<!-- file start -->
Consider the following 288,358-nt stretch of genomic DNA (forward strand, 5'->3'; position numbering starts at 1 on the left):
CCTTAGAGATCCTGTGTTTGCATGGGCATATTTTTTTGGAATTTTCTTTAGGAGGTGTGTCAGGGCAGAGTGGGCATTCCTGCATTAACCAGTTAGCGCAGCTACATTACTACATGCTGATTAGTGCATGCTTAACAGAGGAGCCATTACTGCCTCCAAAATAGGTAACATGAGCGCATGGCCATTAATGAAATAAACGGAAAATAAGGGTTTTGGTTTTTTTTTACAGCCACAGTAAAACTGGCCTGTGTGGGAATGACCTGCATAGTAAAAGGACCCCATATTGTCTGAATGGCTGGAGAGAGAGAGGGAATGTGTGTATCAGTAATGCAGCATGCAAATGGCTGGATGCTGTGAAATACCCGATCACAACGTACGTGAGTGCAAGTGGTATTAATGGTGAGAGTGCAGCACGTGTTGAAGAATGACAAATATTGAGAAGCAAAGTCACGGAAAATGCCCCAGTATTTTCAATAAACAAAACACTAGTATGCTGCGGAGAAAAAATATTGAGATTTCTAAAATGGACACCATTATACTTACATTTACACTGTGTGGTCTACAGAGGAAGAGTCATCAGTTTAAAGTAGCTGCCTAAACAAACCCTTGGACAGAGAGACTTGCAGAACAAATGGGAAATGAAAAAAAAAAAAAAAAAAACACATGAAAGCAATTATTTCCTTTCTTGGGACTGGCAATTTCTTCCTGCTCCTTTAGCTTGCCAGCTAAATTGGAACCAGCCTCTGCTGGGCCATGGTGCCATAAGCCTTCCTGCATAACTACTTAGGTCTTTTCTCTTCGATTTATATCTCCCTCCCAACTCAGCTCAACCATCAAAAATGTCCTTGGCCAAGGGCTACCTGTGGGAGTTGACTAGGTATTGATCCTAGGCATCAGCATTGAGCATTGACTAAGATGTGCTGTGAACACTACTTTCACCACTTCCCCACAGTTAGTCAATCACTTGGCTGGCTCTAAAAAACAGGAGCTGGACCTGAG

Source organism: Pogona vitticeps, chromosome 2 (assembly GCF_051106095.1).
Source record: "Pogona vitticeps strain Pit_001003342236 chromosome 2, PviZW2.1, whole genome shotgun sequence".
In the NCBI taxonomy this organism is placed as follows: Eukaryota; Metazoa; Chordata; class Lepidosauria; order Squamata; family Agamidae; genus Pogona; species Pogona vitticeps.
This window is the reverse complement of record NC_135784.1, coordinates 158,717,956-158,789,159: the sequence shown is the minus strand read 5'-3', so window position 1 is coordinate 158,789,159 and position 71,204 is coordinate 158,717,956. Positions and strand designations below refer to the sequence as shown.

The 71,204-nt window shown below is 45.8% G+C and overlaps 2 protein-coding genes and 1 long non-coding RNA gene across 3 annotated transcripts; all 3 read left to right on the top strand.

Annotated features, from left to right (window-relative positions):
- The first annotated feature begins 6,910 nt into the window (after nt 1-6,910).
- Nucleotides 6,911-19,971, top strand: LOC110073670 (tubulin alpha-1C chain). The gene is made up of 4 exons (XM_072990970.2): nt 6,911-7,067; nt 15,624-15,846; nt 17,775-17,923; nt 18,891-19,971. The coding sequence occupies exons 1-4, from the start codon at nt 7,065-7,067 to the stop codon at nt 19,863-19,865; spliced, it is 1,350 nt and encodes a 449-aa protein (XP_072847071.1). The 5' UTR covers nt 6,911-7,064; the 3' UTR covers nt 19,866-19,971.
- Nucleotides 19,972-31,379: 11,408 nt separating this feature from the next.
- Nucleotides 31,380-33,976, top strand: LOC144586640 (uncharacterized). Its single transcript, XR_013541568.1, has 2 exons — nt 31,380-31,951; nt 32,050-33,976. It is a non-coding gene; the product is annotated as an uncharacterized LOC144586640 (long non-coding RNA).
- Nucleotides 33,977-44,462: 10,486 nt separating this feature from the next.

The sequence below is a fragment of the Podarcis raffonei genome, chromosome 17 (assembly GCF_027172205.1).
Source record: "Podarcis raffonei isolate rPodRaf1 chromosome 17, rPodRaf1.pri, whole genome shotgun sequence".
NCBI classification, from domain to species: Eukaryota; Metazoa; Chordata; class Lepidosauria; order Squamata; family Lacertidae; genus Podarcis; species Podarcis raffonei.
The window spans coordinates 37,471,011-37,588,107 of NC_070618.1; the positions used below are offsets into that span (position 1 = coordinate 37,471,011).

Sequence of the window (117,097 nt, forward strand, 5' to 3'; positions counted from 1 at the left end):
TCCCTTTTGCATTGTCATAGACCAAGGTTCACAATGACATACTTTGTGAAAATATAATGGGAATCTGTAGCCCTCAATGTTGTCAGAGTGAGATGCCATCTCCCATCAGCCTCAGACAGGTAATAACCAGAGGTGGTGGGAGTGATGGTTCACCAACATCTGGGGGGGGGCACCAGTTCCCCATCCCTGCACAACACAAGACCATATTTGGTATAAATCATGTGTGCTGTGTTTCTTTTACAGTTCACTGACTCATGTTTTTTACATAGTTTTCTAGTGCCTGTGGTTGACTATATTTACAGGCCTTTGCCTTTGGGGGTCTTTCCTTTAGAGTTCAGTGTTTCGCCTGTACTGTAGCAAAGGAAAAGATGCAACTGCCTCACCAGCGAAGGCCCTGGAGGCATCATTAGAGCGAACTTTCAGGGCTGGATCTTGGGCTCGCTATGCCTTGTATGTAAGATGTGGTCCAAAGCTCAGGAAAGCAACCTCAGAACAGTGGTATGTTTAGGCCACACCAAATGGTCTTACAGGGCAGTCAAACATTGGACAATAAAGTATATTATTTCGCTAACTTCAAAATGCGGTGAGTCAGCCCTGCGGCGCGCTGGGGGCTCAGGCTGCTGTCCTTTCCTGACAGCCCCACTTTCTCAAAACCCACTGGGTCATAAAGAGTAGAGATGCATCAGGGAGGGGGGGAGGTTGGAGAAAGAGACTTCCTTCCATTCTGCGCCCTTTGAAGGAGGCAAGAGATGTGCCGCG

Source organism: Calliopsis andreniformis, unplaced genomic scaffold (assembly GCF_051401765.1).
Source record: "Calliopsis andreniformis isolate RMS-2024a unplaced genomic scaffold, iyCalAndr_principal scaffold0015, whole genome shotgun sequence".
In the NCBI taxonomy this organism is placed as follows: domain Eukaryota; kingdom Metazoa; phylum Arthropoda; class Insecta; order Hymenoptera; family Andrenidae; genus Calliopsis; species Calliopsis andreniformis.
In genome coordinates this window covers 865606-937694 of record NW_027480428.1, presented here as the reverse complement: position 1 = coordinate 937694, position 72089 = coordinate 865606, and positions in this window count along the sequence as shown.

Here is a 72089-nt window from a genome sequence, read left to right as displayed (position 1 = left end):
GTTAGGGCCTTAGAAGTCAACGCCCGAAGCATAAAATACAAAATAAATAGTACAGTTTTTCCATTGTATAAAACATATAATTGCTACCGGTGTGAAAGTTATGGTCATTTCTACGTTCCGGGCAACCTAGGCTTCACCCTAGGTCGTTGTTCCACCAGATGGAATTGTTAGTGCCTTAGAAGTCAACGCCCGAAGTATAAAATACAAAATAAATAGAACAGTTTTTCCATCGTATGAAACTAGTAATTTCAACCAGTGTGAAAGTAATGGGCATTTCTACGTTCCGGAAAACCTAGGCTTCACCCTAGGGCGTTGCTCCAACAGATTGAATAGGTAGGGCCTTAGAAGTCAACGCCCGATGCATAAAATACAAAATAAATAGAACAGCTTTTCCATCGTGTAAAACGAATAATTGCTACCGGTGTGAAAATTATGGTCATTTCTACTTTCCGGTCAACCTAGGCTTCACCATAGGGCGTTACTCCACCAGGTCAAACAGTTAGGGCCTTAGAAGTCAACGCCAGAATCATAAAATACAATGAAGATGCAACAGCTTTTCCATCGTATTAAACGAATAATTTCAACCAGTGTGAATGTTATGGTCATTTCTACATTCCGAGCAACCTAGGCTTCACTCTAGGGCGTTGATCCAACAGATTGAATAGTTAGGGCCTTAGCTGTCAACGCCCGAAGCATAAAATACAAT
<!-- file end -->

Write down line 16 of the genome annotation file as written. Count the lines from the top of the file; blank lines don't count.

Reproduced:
NCBI classification, from domain to species: Eukaryota; Metazoa; Chordata; class Lepidosauria; order Squamata; family Lacertidae; genus Podarcis; species Podarcis raffonei.